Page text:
Arnesen History, Family Crest & Coats of Arms
It was among those Anglo-Saxon tribes that once ruled over Britain that the name Arnesen was formed. The name was derived from the personal name Agnes, which itself is derived from the Greek name Hagne, which means pure and holy. The name was also used in the Latin phrase Agnus Dei, which means lamb of God. The personal name Agnes was popularized by devotees, the early Christian martyr, Saint Agnes. 
The name could have been an occupational name as one source notes it was "the old word for body-armour. Hence Lightharness, and the French Beauhamois, or 'fair harness.'' 
Early Origins of the Arnesen family
The surname Arnesen was first found in the Hundredorum Rolls of 1273 where the name was found as a forename and surname: Robert filius Harneis, Lincolnshire; John filius Hernici, Lincolnshire; Roger Herneys, Norfolk; John Harneys, Cambridgeshire; and Heme' de Stano, Suffolk. 
The Yorkshire Poll Tax Rolls of 1379 included: Robert Arnys; Robertus Arnis; Johanna Ernys; and Robert Hernays. 
The name is a "well-known Lincolnshire surname to-day, and found there six centuries ago." 
Early History of the Arnesen family
This web page shows only a small excerpt of our Arnesen research. Another 97 words (7 lines of text) covering the years 1402 and 1384 are included under the topic Early Arnesen History in all our PDF Extended History products and printed products wherever possible.
Arnesen Spelling Variations
Until the dictionary, an invention of only the last few hundred years, the English language lacked any comprehensive system of spelling rules. Consequently, spelling variations in names are frequently found in early Anglo-Saxon and later Anglo-Norman documents. One person's name was often spelled several different ways over a lifetime. The recorded variations of Arnesen include Anniss, Anness, Arness, Annison, Arnison, Annes, Ennis and many more.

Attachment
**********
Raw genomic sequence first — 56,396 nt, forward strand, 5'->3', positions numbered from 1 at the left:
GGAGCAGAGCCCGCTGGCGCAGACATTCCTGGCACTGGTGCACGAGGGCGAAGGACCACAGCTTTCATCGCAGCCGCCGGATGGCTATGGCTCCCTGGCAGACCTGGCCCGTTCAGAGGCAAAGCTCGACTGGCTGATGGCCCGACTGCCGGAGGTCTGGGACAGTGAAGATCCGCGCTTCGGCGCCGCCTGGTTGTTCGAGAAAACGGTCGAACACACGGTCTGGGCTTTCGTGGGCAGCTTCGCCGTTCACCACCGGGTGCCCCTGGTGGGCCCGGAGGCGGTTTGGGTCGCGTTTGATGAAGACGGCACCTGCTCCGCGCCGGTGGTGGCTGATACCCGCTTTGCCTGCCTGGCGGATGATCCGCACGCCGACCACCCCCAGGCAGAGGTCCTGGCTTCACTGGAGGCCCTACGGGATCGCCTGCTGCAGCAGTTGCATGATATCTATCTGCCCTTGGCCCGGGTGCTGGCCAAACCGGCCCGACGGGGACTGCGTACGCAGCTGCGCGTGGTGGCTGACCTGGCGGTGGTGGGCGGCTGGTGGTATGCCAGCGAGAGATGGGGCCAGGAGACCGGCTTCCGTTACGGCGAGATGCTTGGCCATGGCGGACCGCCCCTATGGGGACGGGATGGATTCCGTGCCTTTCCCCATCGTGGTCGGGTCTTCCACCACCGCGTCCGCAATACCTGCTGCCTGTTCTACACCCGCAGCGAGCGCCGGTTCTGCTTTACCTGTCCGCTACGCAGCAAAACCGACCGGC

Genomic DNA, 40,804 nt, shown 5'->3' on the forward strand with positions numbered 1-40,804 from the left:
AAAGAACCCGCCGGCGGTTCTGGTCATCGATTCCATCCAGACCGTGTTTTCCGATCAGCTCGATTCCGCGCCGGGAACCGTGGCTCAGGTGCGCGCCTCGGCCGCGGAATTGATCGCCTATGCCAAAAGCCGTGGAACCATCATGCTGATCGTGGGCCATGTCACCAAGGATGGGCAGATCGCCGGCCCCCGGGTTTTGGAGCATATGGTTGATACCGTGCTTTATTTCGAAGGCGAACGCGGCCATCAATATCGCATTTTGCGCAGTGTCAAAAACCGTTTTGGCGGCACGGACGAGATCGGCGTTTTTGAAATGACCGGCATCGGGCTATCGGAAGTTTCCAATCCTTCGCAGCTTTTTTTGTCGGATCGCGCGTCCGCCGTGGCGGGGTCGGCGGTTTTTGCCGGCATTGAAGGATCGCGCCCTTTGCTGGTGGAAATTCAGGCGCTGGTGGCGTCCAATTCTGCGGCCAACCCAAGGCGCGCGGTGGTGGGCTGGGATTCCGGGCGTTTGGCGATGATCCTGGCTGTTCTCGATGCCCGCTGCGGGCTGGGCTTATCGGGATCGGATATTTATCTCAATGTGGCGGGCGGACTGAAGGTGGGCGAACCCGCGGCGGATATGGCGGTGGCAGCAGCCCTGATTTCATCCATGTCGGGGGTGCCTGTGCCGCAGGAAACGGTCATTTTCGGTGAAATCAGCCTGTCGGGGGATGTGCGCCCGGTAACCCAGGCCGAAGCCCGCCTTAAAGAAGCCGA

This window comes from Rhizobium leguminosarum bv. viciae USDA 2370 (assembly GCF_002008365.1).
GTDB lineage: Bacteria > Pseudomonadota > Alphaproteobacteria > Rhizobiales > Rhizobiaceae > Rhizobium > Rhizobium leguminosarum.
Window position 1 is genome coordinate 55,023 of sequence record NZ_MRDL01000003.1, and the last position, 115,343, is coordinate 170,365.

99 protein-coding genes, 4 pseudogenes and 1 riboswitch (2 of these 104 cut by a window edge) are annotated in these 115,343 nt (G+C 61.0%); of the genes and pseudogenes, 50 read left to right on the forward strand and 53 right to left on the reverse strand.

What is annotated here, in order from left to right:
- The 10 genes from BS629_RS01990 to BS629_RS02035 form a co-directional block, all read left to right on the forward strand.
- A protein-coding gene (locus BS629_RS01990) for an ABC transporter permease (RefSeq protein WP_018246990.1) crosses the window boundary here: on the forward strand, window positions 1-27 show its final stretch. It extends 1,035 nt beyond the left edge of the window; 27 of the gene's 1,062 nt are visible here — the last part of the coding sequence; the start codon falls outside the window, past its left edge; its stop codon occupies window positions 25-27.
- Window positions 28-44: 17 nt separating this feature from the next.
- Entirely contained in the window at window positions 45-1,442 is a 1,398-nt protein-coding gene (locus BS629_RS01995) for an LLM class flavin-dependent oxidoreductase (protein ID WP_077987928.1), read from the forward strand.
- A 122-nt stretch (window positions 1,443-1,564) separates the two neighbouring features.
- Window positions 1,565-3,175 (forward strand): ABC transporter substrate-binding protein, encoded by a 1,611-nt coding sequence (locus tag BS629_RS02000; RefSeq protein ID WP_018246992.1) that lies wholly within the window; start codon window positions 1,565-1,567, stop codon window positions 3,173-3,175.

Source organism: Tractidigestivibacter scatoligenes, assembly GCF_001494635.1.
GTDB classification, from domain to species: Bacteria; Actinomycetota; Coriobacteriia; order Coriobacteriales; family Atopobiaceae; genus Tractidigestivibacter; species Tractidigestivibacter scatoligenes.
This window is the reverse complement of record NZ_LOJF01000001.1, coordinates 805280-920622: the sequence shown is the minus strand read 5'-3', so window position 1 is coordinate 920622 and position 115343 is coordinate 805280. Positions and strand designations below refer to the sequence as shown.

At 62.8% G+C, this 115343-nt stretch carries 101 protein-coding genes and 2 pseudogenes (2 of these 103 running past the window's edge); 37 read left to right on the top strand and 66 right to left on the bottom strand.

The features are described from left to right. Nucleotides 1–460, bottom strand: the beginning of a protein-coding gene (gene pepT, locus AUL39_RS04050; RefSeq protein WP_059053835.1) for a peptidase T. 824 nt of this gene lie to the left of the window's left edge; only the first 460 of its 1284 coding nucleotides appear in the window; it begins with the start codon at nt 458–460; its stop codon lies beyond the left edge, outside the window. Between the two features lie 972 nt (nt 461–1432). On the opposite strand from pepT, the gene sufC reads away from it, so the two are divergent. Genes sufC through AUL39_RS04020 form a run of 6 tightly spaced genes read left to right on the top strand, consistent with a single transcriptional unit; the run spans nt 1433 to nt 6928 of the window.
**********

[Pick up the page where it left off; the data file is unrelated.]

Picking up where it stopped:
Early Notables of the Arnesen family (pre 1700)
More information is included under the topic Early Arnesen Notables in all our PDF Extended History products and printed products wherever possible.
Migration of the Arnesen family to Ireland
Some of the Arnesen family moved to Ireland, but this topic is not covered in this excerpt.
Another 45 words (3 lines of text) about their life in Ireland is included in all our PDF Extended History products and printed products wherever possible.
Arnesen migration to New Zealand +
Emigration to New Zealand followed in the footsteps of the European explorers, such as Captain Cook (1769-70): first came sealers, whalers, missionaries, and traders. By 1838, the British New Zealand Company had begun buying land from the Maori tribes, and selling it to settlers, and, after the Treaty of Waitangi in 1840, many British families set out on the arduous six month journey from Britain to Aotearoa to start a new life. Early immigrants include:
Arnesen Settlers in New Zealand in the 19th Century
- Arne Arnesen, aged 29, a cattle driver, who arrived in Wellington, New Zealand aboard the ship "Celaeno" in 1871
- Karen M Arnesen, aged 25, who arrived in Wellington, New Zealand aboard the ship "Celaeno" in 1871
- B. Oxar Arnesen, aged 2, who arrived in Wellington, New Zealand aboard the ship "Celaeno" in 1871
- Berths Arnesen, aged 25, a servant, who arrived in Wellington, New Zealand aboard the ship "Forfarshire" in 1873
Contemporary Notables of the name Arnesen (post 1700) +
- Deborah Arnie Arnesen (b. 1953), American Democrat politician, Candidate for U.S. Representative from New Hampshire 2nd District, 1996 
- Sigurd J. Arnesen, American Republican politician, Candidate for U.S. Representative from New York 8th District, 1934 
- Stian André Arnesen (b. 1978), birth name of Nagash or Lex Icon, a Norwegian black metal musician
- Kim André Arnesen (b. 1980), Norwegian Grammy Award nominated composer
- Frank Arnesen (b. 1956), former Danish footballer
Related Stories +
- ^ Harrison, Henry, Surnames of the United Kingdom: A Concise Etymological Dictionary Baltimore: Geneological Publishing Company, 2013. Print
- ^ Lowe, Mark Anthony, Patronymica Britannica, A Dictionary of Family Names of the United Kingdom. London: John Russel Smith, 1860. Print.
- ^ Bardsley, C.W, A Dictionary of English and Welsh Surnames: With Special American Instances. Wiltshire: Heraldry Today, 1901. Print. (ISBN 0-900455-44-6)
- ^ The Political Graveyard: Alphabetical Name Index. (Retrieved 2016, January 7) . Retrieved from http://politicalgraveyard.com/alpha/index.html